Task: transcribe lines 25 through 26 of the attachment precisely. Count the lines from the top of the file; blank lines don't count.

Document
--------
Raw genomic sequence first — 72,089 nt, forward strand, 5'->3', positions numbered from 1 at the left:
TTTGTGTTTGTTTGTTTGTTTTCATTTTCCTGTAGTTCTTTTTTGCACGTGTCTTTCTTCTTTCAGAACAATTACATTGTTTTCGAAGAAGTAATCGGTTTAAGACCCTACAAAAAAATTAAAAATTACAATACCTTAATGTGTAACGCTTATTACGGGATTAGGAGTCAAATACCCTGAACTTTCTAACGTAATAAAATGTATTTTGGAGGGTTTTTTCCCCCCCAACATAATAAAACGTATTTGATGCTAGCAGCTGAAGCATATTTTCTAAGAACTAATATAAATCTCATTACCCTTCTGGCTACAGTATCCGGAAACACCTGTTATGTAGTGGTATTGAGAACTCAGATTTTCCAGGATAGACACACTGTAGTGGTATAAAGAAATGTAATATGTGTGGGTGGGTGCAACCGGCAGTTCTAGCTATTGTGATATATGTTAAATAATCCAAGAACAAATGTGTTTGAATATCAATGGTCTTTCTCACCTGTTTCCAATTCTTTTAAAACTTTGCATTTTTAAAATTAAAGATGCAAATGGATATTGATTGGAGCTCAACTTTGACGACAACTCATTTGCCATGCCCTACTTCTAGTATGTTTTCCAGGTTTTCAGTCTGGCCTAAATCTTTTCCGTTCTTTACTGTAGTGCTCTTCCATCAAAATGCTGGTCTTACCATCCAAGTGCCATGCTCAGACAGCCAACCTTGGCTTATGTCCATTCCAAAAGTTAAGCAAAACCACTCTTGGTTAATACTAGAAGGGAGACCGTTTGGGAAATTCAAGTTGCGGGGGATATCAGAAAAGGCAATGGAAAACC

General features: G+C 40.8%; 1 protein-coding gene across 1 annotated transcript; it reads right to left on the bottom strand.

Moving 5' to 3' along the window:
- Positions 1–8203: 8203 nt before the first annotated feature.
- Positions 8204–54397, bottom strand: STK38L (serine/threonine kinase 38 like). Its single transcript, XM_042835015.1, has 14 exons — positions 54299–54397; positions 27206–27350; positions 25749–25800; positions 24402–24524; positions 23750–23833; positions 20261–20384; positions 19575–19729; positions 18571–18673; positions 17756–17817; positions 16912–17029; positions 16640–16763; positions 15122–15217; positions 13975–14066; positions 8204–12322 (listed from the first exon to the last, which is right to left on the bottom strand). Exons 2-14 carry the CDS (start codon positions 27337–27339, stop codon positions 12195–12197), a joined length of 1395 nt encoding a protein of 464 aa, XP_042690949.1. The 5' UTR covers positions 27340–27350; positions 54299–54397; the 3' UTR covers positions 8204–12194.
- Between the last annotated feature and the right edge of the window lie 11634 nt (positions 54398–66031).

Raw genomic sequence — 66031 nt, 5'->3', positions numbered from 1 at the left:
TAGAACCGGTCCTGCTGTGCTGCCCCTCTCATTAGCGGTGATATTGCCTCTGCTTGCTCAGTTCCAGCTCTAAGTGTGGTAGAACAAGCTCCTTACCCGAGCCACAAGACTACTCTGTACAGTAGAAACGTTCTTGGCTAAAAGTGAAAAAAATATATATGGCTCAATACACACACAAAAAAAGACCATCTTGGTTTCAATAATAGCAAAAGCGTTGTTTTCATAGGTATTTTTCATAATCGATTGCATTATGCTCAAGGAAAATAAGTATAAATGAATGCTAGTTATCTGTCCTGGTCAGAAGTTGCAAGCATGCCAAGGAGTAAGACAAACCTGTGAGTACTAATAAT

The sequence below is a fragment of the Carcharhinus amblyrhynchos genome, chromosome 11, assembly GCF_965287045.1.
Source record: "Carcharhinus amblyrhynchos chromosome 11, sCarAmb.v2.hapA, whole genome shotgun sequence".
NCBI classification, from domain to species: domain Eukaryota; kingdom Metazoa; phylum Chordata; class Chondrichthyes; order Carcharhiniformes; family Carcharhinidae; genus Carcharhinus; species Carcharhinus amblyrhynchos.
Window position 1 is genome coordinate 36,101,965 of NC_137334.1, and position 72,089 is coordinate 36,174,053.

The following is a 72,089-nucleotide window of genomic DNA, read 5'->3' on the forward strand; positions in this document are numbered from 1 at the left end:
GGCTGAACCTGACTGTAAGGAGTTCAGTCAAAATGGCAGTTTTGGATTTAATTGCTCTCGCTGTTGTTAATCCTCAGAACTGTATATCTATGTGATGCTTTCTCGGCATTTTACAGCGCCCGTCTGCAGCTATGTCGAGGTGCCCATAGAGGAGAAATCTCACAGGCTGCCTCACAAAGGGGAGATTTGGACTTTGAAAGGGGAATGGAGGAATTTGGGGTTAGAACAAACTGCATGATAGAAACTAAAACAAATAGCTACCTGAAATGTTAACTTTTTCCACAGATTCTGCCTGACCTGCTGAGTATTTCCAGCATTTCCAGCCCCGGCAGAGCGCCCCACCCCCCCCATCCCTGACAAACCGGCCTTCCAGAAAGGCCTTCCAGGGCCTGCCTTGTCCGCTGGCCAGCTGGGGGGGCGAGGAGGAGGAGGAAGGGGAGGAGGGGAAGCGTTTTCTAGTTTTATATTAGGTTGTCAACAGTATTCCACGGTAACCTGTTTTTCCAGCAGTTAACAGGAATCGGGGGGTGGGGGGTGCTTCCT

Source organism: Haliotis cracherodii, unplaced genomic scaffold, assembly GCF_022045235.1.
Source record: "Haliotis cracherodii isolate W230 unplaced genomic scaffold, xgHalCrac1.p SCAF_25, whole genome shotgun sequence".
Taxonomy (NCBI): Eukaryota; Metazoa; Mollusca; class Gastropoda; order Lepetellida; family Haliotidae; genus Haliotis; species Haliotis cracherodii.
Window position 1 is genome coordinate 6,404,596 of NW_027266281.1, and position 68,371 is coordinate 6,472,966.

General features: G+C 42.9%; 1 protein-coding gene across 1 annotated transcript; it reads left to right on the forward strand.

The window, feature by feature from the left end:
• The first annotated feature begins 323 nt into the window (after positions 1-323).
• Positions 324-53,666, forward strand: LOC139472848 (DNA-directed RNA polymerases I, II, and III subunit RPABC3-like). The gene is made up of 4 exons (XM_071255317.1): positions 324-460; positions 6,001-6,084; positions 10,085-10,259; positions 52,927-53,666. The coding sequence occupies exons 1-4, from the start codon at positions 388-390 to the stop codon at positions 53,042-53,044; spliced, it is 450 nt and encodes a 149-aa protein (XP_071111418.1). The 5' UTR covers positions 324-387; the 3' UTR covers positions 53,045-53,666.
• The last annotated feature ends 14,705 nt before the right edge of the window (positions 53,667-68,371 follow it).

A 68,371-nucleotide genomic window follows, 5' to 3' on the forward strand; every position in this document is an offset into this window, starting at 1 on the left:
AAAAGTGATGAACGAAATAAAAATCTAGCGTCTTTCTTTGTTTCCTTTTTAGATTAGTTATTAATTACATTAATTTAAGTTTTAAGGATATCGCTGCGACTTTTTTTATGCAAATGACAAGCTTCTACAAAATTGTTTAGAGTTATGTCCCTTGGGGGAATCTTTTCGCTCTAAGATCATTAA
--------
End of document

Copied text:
A 68,371-nucleotide genomic window follows, 5' to 3' on the forward strand; every position in this document is an offset into this window, starting at 1 on the left:
AAAAGTGATGAACGAAATAAAAATCTAGCGTCTTTCTTTGTTTCCTTTTTAGATTAGTTATTAATTACATTAATTTAAGTTTTAAGGATATCGCTGCGACTTTTTTTATGCAAATGACAAGCTTCTACAAAATTGTTTAGAGTTATGTCCCTTGGGGGAATCTTTTCGCTCTAAGATCATTAA